STEAM ENGINES OF UNIQUE CONSTRUCTION

Content Tools

Middletown, Pennsylvania

One that dates back to 1840 can be seen at the preserved charcoal furnace at Cornwall, Pa. While it is conventional in design it shows the trend of engineering at that period of time. Matthias Baldwin, the founder of the Baldwin Locomotive Works and one of the pioneers in locomotive building, built a 5 hp. vertical engine. This had a straight yoke attached to the outer end of the piston rod which in turn connected two straight bars sliding on the opposite sides. On outside of cylinder to the upper ends there were pivoted the two forked ends of the connecting rods whose single end turned the crank pin. This engine can be seen in Franklin Institute in Philadelphia, Pa. The Huber Company in 1905 built an engine with an additional though smaller cylinder protruding downward just in front of the right hand drive wheel. It used the regular Hechworth (sometimes called Wolf) valve gear commonly used by Huber. While the feed steam pipe extended from the dome through the boiler to the vertical cylinder steam chest.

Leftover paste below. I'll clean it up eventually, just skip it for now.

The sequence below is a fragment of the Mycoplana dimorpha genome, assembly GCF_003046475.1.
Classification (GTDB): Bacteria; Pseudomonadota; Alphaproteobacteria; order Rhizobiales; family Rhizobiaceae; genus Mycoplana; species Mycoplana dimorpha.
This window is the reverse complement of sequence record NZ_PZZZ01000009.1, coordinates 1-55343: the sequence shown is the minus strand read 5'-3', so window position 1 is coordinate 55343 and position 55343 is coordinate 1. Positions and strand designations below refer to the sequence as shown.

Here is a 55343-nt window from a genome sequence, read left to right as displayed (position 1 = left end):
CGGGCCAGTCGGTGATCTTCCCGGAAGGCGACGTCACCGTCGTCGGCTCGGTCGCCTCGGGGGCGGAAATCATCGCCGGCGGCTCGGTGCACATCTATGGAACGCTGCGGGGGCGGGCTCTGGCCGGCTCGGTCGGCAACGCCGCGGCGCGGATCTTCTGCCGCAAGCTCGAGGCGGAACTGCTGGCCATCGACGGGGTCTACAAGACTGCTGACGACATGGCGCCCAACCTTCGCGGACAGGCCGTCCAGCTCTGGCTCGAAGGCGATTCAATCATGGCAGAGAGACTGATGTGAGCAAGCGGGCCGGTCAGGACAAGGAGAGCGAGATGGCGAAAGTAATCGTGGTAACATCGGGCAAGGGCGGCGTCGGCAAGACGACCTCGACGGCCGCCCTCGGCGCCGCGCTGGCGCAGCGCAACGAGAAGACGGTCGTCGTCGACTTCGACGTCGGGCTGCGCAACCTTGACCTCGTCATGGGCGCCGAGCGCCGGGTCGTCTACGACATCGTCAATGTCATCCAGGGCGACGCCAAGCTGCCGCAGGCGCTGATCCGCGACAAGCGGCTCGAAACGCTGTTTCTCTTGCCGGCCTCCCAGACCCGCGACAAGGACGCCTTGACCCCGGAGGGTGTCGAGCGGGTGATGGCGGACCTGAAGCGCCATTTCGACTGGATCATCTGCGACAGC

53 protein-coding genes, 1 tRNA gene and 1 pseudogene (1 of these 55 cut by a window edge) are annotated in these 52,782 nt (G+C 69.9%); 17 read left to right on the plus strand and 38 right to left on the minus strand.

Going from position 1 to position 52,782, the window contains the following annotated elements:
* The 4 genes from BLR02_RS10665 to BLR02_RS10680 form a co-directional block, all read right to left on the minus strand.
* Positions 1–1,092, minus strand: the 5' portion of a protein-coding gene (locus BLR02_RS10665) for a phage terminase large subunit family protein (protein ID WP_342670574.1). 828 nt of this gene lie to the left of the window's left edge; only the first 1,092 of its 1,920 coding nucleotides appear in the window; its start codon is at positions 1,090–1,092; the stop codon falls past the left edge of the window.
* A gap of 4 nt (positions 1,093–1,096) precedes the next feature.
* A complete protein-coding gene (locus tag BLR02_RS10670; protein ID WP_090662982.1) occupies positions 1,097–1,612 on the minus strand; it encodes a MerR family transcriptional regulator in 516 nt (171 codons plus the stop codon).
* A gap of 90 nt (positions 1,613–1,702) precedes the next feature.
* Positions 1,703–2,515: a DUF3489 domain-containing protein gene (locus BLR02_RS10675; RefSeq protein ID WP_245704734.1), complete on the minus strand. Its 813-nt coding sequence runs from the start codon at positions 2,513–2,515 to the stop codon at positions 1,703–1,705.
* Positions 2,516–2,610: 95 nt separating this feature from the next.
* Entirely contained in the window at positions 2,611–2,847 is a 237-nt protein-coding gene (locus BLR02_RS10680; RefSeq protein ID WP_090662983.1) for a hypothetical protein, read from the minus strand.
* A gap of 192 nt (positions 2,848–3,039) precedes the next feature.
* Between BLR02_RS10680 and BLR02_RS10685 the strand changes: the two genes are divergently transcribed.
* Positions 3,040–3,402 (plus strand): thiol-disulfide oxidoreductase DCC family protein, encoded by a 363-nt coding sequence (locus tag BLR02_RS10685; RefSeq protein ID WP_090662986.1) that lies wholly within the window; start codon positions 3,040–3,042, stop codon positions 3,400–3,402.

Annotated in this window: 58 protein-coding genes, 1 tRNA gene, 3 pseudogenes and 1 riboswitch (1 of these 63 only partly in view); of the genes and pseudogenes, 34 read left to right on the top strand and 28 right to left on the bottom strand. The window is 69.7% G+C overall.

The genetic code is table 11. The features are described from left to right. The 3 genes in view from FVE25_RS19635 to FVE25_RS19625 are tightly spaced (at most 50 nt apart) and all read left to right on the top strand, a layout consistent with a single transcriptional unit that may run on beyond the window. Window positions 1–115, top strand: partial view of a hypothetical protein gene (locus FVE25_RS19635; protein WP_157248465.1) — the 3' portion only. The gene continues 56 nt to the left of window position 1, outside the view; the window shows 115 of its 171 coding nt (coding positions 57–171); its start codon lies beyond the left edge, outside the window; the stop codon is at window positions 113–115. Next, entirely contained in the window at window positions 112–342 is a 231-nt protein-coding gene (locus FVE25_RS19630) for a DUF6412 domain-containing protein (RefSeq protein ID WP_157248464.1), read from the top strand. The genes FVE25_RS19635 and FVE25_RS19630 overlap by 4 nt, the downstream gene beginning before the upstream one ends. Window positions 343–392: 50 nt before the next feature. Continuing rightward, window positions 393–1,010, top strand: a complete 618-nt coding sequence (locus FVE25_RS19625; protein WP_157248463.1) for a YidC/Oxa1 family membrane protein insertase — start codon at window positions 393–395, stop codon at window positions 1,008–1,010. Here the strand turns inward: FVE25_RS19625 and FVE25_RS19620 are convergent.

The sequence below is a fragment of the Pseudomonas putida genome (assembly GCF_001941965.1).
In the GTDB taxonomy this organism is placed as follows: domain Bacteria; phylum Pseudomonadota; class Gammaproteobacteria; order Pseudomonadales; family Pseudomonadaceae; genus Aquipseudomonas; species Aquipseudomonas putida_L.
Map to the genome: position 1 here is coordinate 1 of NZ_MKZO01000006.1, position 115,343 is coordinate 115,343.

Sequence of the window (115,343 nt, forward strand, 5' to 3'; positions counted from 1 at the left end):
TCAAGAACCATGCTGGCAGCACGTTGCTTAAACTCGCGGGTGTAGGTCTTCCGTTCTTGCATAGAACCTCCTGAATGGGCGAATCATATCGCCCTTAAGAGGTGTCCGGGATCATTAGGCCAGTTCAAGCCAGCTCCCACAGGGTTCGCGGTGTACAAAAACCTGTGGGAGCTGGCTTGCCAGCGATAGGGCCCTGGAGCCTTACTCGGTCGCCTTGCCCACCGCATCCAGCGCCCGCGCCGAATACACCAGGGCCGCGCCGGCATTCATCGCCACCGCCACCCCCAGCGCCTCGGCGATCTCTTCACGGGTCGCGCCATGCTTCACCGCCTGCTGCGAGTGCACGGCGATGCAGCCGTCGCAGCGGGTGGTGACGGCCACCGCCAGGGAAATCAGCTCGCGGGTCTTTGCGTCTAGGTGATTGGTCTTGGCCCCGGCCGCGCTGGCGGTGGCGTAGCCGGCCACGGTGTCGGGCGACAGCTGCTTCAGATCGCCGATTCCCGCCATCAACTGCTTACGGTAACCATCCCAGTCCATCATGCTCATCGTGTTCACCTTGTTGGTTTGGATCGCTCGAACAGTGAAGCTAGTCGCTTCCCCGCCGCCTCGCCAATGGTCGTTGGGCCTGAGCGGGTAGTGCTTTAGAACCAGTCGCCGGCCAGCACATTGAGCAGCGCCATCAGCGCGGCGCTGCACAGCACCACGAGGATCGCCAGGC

A concrete mixer with a revolving drum in a steel frame was driven with a two cylinder double acting engine. In variance from the many such engines this had the cylinder set at a 90 degree angle and both connecting rods working on the same crank pin. This like in the Huber engine, was not practical from an engineering standpoint because of the condensation of steam being in proportion to the exposure of all parts conveying or containing steam. It can be reasonably assumed that cylinders set at 90 degrees would double or at least render the condensing factor excessive.

Another engine with a forked connecting rod was one used on the Boston steam shovel. Here the blank end of the cylinder was anchored to the floor of the shovel body by means of four legs, two of which carried the crank shaft bearing while the piston rod moved through the packing gland in the upper end of the cylinder. It too, carried a yoke filled with a small cross head on each end. Guides cast to the upper cylinder head supported these. The forked ends of the connecting rod were hinged to the wrist pins protruding from the yoke. The eccentric was direct from the crank shaft to the stem of the slide valve. In its day the Boston shovel was a large one and a conventional type of engine would have been too tall if it had been vertical while space was not available for a horizontal engine.